• We have worked with the Arc of the United States to create a link to help you comment on the rule.  Remember to individualize the comments about why you care about the rule and how you or someone you know will be impacted.
  • Protecting Immigrant Families has created this Social Media Toolkit to help you spread the word and encourage friends and family to comment on the rule.
  • Join us and other disability advocates on twitter on Wednesday, October 31, 2018 at 2pm EST to #ProtectFamilies and help get the word out.

It is critical that the disability community speaks out against this devastating rule before the public comment period closes on December 10th. 

Why People With Disabilities Are Protesting Like Hell “My disability is not that something’s wrong with me, it’s that the world has not adapted to me,” Pittsburgh disability advocate Alisa Grishman said.

Telling it like it is about living with the disability. Stop thinking there is something wrong with us, and start thinking you are us. So do something about it! Great story in the Huffington Post.

A free (for now) shuttle service is launching between Cherry Creek, Cap Hill and Civic Center – Denverite, the Denver site

New Shuttle service in Denver. According to reporting in Denverite “Chariot is like a bus but also like a Lyft but also it’s a van. It works like this: Riders reserve a seat on the 14-passenger car through an app (like Lyft), but it will only pick-up and drop-off at predetermined stops (like a bus).” (Emphasis added.)  This sounds like another interesting Denver transportation option. See also New ride-share Chariot company launches in Denver, free for first six months.

However, there are several questions raised by CCDC? Will it be accessible to people with disabilities. Photo shows CCDC Transportation Advocate Jamie Lewis boarding one of the vehicles. Are all of the vehicles accessible to individuals who use wheelchairs? Why or why not? If not, does the Chariot Service provide “equivalent facilitation” for individuals who use wheelchairs? How would a person who uses a wheelchair know ahead of time how to go about reserving an accessible vehicle? Does the app inform individuals who use wheelchairs how to go about reserving an accessible vehicle? Interesting questions for a City that is supposed to be “one of the most accessible in the country.” How about we consider accessibility for all when creating new transportation services, buildings, housing, etc.?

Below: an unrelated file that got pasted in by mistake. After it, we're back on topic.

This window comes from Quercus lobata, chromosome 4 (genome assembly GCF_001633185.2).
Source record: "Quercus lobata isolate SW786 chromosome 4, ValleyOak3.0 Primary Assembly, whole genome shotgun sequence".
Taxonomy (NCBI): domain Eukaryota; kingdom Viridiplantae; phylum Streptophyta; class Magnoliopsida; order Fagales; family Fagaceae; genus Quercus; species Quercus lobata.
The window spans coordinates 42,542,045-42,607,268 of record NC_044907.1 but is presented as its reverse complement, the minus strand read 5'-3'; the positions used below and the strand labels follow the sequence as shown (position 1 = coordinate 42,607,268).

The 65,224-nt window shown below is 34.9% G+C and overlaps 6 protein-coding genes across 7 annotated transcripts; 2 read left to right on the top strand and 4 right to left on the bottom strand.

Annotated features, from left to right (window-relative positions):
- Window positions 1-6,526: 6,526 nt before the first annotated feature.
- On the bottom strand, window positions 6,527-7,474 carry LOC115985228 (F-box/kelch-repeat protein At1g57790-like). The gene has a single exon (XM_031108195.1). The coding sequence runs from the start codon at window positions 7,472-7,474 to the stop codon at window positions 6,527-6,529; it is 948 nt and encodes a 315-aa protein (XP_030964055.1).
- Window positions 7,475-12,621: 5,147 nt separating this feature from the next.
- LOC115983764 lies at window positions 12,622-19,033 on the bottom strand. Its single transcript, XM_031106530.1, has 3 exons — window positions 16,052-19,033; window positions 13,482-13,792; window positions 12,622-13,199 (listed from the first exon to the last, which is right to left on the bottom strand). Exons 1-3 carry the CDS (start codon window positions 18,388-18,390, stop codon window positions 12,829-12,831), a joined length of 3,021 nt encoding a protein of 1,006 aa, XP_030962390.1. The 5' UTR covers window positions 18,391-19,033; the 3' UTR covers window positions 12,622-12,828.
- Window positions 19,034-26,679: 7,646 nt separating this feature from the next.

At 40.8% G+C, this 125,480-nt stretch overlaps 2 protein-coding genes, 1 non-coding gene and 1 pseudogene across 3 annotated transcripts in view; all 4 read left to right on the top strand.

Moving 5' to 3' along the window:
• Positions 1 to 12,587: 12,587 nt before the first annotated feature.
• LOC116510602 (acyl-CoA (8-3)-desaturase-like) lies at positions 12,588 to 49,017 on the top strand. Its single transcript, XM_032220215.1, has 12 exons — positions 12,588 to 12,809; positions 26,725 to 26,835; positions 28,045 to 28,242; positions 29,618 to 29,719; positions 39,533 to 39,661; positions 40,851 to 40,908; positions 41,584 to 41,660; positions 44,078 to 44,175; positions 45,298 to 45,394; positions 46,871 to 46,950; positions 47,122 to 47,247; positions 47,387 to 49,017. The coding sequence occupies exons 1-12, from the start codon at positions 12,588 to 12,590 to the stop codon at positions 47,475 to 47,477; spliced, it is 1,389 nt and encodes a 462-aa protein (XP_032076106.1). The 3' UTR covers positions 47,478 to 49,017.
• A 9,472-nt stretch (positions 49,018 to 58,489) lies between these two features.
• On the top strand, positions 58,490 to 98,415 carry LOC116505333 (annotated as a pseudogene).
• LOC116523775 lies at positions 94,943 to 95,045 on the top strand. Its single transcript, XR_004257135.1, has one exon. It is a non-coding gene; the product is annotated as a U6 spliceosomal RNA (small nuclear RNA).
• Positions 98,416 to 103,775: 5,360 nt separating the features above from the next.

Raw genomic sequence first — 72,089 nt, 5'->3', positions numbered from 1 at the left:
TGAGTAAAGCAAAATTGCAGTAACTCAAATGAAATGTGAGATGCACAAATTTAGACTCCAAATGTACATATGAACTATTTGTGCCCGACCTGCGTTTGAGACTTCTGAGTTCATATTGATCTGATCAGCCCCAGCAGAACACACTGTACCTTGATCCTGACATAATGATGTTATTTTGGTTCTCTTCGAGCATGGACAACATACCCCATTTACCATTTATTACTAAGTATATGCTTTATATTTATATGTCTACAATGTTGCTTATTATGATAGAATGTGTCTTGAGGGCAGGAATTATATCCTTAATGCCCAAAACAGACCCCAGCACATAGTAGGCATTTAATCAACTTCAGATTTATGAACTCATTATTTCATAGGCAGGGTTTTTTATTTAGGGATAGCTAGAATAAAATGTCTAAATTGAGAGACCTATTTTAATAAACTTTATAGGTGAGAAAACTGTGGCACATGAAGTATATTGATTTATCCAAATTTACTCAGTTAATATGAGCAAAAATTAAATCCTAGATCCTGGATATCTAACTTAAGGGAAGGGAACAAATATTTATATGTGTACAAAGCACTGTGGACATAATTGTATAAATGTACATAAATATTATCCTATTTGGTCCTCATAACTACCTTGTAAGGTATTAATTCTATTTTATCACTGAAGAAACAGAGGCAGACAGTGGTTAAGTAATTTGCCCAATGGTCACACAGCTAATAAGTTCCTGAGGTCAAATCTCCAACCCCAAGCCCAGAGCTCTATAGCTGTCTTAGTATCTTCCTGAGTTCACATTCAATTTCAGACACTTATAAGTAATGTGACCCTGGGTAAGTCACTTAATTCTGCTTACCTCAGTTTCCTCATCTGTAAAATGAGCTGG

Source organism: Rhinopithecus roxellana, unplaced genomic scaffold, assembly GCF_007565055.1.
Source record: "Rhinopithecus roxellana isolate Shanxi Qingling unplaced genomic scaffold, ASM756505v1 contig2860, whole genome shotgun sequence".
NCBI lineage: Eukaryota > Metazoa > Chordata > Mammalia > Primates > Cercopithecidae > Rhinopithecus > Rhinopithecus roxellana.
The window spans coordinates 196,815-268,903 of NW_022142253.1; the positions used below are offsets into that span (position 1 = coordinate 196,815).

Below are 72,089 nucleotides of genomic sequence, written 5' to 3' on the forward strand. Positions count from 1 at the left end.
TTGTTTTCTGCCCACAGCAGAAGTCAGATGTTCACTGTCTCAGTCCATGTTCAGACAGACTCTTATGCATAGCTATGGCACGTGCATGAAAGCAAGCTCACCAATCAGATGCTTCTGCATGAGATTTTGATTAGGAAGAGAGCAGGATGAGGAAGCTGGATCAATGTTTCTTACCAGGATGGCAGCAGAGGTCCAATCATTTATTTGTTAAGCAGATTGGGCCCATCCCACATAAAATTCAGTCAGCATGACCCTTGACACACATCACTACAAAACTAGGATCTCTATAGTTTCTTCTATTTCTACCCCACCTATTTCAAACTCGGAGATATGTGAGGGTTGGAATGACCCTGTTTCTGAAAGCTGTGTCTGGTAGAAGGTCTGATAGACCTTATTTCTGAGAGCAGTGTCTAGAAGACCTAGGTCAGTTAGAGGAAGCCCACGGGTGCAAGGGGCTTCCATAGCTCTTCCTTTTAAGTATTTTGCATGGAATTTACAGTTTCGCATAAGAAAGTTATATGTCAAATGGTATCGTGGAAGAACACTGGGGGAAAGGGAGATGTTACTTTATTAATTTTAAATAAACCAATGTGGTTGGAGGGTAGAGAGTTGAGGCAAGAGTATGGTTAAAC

Under the ADA,

No individual shall be discriminated against on the basis of disability in the full and equal enjoyment of specified public transportation services provided by a private entity that is primarily engaged in the business of transporting people and whose operations affect commerce.

42 U.S.C. § 12184 (a). And, discrimination includes

the purchase or lease by such entity of a new vehicle (other than an automobile, a van with a seating capacity of less than 8 passengers, including the driver, . . .  which is to be used to provide specified public transportation . . . that is not readily accessible to and usable by individuals with disabilities, including individuals who use wheelchairs; except that the new vehicle need not be readily accessible to and usable by such individuals if the new vehicle is to be used solely in a demand responsive system and if the entity can demonstrate that such system, when viewed in its entirety, provides a level of service to such individuals equivalent to the level of service provided to the general public[.]

42 U.S.C. § 12184(b)(3)(emphasis added).

CCDC always looks forward to new, convenient available methods of transportation in Denver that include people with disabilities, including those who use wheelchairs, especially those that are equally accessible with respect to methods of reserving that transportation. Transportation options are really limited for people who use wheelchairs. Uber and Lyft and private taxis are not accessible. Getting an accessible cab is often next to impossible.

Welcome, Chariot! We look forward to the new, temporarily free service available on an equal basis to everyone.

 

CCDC in the News: Denver dad of 8-year-old he calls ‘a danger to the community’ getting help from health care company Father: ‘Beacon is changing its tune.’

Channel 7 News cover story about CCDC helping once again: Julie Reiskin, CCDC Executive Director, quoted. 

How do we solve a problem like Case Management?

Despite a plethora of resources dedicated to case management, there is no true single case management system for those with high needs. There are fragments in some systems for some issues but they do not address holistic needs. There are case management systems that are really gatekeepers for government programs. Gatekeeping has its place but it is different than case management. Despite the many areas where case management is covered (even just in the Medicaid system) there has never been a process whereby the stakeholders and government get together to at least have dialogue, if not answer the following questions: